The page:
In recent speeches, Abbott criticised leaked internal Liberal Party moves to bring forward a bill for marriage equality; called for an end to all new spending except for national security and infrastructure; and advocated freezing the country's — already inadequate — renewable energy target.

Over the past decade, the Australian Education Union-led (AEU) schools funding campaign has put the issue at the front of the national political debate. It has convinced governments at federal and state and territory levels to sign on to funding agreements.

Power and gas prices are set to rise by a huge 16–19% on July 1, bringing a profit bonanza to the big three electricity companies — AGL, Origin and Energy Australia.

This unpopular price hike comes in the context of record low wage growth, record high housing prices and record levels of household debt.

The federal government is covering for the price hikes by blaming state governments for ruling out unconventional gas (Victoria), or moving too fast to renewables and not planning ahead (South Australia).

How bad are things today when even the head of the Reserve Bank of Australia agrees workers are feeling too insecure to demand wage rises.

Speaking at the Australian National University on June 19, Reserve Bank governor Philip Lowe said: “People value security and one way you can get a bit more security is to not demand a wage rise.” Although his argument was about the impact on economic growth, it highlights the level of insecurity felt by workers today.

After years of student and staff dissent about the presence of Broadspectrum on campus, University of Newcastle quietly announced it would be ending the contract at the end of this year, two years earlier than agreed.

The university had contracted Broadspectrum, formerly known as Transfield, to manage the facilities, waste and security on the Callaghan, Ourimbah, Port Macquarie and Sydney campuses.

Many environmentalists were disappointed, if not outraged, at Chief Scientist Alan Finkel’s Independent Review into the Future Security of the National Electricity Market, released on June 9, which sought to stabilise the existing electricity market.

At the same time, the failure of the privatised and deregulated electricity grid led NSW Greens MP Jeremy Buckingham to call for its nationalisation as the only way to solve its intractable problems.

The following is a statement issued by participants of the StandUp2017 conference that concluded with a rally in Mbantua (Alice Springs) on June 26.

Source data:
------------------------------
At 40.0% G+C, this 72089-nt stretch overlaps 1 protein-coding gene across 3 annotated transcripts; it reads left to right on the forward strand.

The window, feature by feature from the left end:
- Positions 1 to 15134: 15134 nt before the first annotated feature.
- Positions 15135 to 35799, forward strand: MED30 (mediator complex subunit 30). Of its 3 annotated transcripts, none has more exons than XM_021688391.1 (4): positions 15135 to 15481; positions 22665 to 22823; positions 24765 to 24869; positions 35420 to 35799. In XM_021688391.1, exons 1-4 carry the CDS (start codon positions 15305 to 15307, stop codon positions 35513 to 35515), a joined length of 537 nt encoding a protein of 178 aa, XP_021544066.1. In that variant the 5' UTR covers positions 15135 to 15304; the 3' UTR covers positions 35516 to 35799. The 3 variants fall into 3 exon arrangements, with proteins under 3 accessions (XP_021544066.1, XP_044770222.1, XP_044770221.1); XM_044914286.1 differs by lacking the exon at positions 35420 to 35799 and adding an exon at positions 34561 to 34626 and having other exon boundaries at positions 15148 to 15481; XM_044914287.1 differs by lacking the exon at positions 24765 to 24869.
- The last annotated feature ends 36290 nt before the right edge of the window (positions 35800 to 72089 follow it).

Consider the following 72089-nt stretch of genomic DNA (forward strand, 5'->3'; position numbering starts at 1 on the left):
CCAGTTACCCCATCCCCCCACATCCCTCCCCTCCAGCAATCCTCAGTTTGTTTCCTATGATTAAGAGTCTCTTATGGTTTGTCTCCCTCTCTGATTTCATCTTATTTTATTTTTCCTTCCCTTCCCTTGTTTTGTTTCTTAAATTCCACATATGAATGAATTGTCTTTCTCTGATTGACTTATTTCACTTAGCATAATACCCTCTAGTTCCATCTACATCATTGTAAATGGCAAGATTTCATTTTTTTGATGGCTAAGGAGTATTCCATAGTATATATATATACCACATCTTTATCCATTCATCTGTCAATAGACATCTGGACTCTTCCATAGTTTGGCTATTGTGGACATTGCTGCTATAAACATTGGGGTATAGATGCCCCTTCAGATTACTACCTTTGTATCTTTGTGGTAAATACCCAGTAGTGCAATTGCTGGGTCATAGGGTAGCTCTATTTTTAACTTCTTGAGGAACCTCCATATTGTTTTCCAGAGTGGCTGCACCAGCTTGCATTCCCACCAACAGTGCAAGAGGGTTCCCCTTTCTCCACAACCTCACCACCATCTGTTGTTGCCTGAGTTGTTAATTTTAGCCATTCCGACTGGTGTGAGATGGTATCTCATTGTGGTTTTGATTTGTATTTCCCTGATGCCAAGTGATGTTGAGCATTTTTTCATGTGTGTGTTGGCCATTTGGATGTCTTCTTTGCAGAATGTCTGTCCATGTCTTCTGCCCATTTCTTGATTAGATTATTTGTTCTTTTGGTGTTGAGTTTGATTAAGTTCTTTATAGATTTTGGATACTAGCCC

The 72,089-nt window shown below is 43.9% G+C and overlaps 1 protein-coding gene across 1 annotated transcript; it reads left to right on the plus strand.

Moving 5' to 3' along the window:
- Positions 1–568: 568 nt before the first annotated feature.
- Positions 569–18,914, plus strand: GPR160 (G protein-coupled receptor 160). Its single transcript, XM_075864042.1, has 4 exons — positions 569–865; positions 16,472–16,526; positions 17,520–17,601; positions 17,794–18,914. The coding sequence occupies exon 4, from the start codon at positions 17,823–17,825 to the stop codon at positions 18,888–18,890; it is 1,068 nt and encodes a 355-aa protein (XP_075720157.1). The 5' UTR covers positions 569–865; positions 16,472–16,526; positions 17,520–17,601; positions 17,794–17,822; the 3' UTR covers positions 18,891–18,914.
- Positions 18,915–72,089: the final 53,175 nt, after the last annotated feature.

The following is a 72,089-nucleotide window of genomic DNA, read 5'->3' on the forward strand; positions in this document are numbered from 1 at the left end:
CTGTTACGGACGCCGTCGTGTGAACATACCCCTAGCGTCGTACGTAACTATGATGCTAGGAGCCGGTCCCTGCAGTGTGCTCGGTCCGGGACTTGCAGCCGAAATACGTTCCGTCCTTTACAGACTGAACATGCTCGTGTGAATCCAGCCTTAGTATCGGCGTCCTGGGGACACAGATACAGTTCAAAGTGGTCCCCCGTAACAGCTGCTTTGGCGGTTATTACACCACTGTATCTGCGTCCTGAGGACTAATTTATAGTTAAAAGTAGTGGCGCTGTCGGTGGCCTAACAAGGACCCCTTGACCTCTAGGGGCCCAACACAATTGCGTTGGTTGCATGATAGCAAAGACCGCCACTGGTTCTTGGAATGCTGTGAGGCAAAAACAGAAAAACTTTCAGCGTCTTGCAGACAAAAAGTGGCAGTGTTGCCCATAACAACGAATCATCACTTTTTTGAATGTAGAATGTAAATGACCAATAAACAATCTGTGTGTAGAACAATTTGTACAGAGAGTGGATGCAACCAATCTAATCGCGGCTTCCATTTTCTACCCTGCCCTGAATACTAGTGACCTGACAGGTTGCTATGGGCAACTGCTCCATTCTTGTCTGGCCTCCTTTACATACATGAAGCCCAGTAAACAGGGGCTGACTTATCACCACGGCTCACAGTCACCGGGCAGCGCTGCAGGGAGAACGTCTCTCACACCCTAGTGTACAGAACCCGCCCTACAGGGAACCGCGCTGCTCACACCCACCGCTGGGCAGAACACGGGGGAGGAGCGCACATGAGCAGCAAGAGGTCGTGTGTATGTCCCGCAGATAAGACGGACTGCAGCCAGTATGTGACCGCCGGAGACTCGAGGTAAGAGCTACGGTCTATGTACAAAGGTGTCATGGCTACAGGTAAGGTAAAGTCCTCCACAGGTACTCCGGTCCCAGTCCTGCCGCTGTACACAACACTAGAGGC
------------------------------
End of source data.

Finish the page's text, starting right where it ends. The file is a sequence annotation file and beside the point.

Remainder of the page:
* * *

Rosalie Kunoth Monks: “You better believe it, when the Intervention first hit in 2007 community councils were decimated.”

Matthew Ryan: “Trying to get the government to listen to us, is like a brick wall.”

The Independent member for Cairns Rob Pyne made the following statement in the Queensland parliament on June 16, while holding up a piece of bleached coral.

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This is coral — bleached coral. Be scared. Be afraid. It will not hurt you, but the global warming that killed it will. This bleached coral is the canary in the coalmine.

For Raymond “Bubbly” Weatherall, a Gamilaraay man from the Gunu Gunu and Biridja clans, the outcomes of the Uluru meeting at the end of May have not changed his mind about the tokenism of Constitutional Recognition.

“Throughout the campaign, as well as at the Uluru meeting, no grassroots voices had really been listened to or given proper weight in the discussion”, he told Green Left Weekly.

“The Uluru statement was just another government voice through the mouths of Black people — Megan Davis, Pat Anderson and Noel Pearson.”

Life is about to get a lot tougher for 700,000 workers and their dependents when the penalty rate cuts hit on July 1. It is also the day politicians will get a 2% pay rise.

Full and part-time workers in the retail, fast food, hospitality and pharmacy industries are the first to be hit. The ACTU calculated that casuals in the pharmacy industry will face an annual cut of up to $6000 as the result of a February ruling by the misnamed Fair Work Commission.

The NSW Teachers’ Federation released this statement on June 24.

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In the early hours of Friday morning, the [Malcolm] Turnbull government pushed through its school funding legislation. This new funding scheme will have very serious ramifications for all teachers and students in our public schools.

NSW Greens Senator Lee Rhiannon is again the target of a very public attack. This time it is not being led by the Murdoch press but by the Greens federal parliamentary caucus. Former Greens leader Bob Brown has also stepped in and repeated his demand she step down.

Attacking Rhiannon for sticking to her principles has become a passtime for the right-wing of the Greens.

"The NSW Coalition government's 2017 budget might be better described as the ‘biggest con-job in the Western world’," Susan Price, Socialist Alliance candidate for Ashfield in the upcoming Inner West Council elections, said on June 21. She was responding to state Treasurer Dominic Perrottet's declaration that his inaugural budget was "the envy of the Western world".